16. I probably haven't explained it clearly enough, so here's a video of what I'm talking about with this:- http://www.violationentertainment.com/temp/VE_Radiant&101_1907.mp4
  17. Thought I might mention a handy piece of software that I've started using to complement Radiant... It's called 101 Clips - https://101clips.com/freeclip.htm v22.10 - http://www.violationentertainment.com/files/software/101%20Clips%2022.10.zip It works with both (collections of) brushes, patches and mapobjects. Likely other entities too. It's pretty straight-forward to use but one thing I recommend is to go into 'Edit > Keyboard Shortcuts' and swap 'Paste' and 'PasteToCamera' entries, although you might prefer not to, I just find it less confusing that way. The main reason for this is to use in combination with CTRL+MMB in the orthographic view, usually Z, after getting the camera aligned with the surface you want to paste to. You can place the camera instantly and paste to that location, instead of pasting in 1 location and then manually moving the object around, it's much faster than that. You would also want to get a keyboard shortcut for "Floor Selection" in there to hit right after pasting, if the camera isn't perfectly aligned or where you're pasting isn't flat. The whole point is for decorating a lot of different details like trash, rubble, vegetation, etc, where you want to quickly cycle different objects and paste like crazy. One downside is that there is no quick preview, each entry shows up as "Version 3" in the list, but you can get used to recognising mapobject names and material headers in the preview that pops up. If you make copies carefully in a specific order, it's still very usable. On a side note - you might find it interesting to use this in combination with AutoHotkey and X-Mouse. If you have a 5-button mouse you'd be able to do stuff like automate the pasting/list-cycling/floor-drop process in 1 click. This would make the whole technique very rapid and spitfire your details. So yeah anyway, hope some of you find this handy too... Happy mappin'. ____________________________________________ (EDIT: Please be aware that because of the hackety Visual Basic involved, it does get 2 alerts on OPSWAT MetaDefender as a worm/backdoor. I believe it's a false positive and even why this software does work with Radiant while alternatives don't, but it's up to you if you want to take risks or not... Just saying, I do know.) . . .
  18. Beyond creepy... Also notice the reflection as they touch the mirror, there should be at least a few millimeters of glass there. If the reflections are flush together then it could likely be a two-way mirror. Darkening that room and shining a strong enough light through the mirror (up against it and fairly powerful) should make the opposite side visible.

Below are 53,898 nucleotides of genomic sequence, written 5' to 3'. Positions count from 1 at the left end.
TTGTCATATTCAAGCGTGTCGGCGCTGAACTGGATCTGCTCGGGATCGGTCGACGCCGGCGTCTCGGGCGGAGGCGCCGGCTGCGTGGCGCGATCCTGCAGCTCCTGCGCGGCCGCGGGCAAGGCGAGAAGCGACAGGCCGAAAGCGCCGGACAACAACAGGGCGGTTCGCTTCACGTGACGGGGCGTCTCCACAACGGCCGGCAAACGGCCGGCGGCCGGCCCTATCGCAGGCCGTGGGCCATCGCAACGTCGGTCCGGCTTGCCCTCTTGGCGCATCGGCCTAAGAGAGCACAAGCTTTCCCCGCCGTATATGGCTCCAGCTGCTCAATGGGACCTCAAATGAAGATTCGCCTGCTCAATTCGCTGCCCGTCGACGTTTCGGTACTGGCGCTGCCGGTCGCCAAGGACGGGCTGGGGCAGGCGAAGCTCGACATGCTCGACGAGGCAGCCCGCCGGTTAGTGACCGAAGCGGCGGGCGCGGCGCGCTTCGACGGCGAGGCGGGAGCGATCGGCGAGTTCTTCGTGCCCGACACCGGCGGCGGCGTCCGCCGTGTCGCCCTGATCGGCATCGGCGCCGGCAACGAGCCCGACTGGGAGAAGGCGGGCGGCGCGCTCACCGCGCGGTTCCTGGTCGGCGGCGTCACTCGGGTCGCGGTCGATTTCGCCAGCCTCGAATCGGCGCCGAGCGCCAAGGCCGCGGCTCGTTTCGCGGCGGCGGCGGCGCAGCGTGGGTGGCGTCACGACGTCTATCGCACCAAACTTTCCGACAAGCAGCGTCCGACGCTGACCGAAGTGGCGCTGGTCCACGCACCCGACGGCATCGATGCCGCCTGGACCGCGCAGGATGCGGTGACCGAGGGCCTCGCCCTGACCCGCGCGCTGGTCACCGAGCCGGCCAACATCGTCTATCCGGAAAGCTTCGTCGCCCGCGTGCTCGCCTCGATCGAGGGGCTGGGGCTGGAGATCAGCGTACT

19. Oh, some interest? I should make a video, but will get around to that later. For now I'll try my best to talk through the steps. I'm exporting from 2.69 but whichever version supports the 'Quake MAP' exporter, should be all the same. _________________________________ --> On the right-hand tool panel of the 3D view, under 'Display', set the grid scale to 0.64 with subdivision of 8. --> Create a plane, go to 'Edit Mode' and 'Subdivide', then CTRL+T to triangulate. (instead of scaling your plane (before subdivide) use 'Dimensions' (under Transform) and set X and Y to "81.920"). --> Displace & Sculpt (etc) as desired... (keep in mind you can do these first steps in any software, so long as the grid is the same, which is very important). (above I used a heightmap and 'Displace' modifier, but only a little sculpting, but there are plenty of other ways to deform your mesh). (be sure to click 'Apply' on the modifier when you're happy with it so it actually takes). (stay within 4096 units from origin (=40.96) because 'Q3toD3' doesn't seem to like anything bigger than this (*needs more testing!)). (workaround is to just split your terrain into pieces and export them separately)... --> Edit Mode > select all > Edges > Edge Split. --> Select all faces in Edit Mode and 'Flip Direction'. --> Go to side/front view and 'Extrude Region' down. (you've essentially just turned your deformed plane into individual solid (8-poly) objects = brushes). --> Select all bottom vertices and scale 0 on Z axis. (S > Z > 0). (*make sure you're using grid snapping and all vertices below align with the above). --> Set grid scale to 'a decimal left' (=0.064). --> Snap all vertices to grid. (select all vertices > SHIFT+S > Selection to Grid). --> Tris to quads. (select all faces and ALT+J). --> Select all in Object Mode and CTRL+A to actualise. (Location\Rotation & Scale\Visual Transform). --> Select all in Object Mode and go to File > Export > Quake MAP (.map). (check 'Grid Snap' and click 'Export MAP'). (if all goes well, you now have a .MAP file with your brushes from Blender!) --> Use 'Q3toD3' to convert your MAP file into the Doom3 format. (http://www.violationentertainment.com/files/software/q3tod3+gui.zip). --> Open the MAP file in a text editor and change 'version 2' to 'version 3', remove worldspawn name and other comments. --> CTRL+H to replace " 0 0 0 with ", so the trailing 'tokens' on each brush are removed. --> Remove the last entity entries, so the file ends at the final brush and the bottom of the file ends with 3 }s. (3 closing curlies). _________________________________ Open the map in DarkRadiant and in the 3D view, CTRL+SHIFT to select a face below the surface, then while holding CTRL+SHIFT you can drag-click to texture all of these multiple faces with caulk. This could probably be done in Blender but I didn't try that because this works well enough, for the most part. This is not even really important, except to avoid confusion during editing. You can now select multiple brushes, press V and select multiple vertices, and (with care) adjust them around to deform your terrain. Note that texturing hasn't come into it yet because ideally once you're happy with the formation, you would export as ASE and bring it back into Blender to unwrap and vertex-paint etc. to polish it up for the final product. Here's an example of how I began to create "lips" that overlap each other and fold into themselves, to create features like cliff-faces and caves:- . . .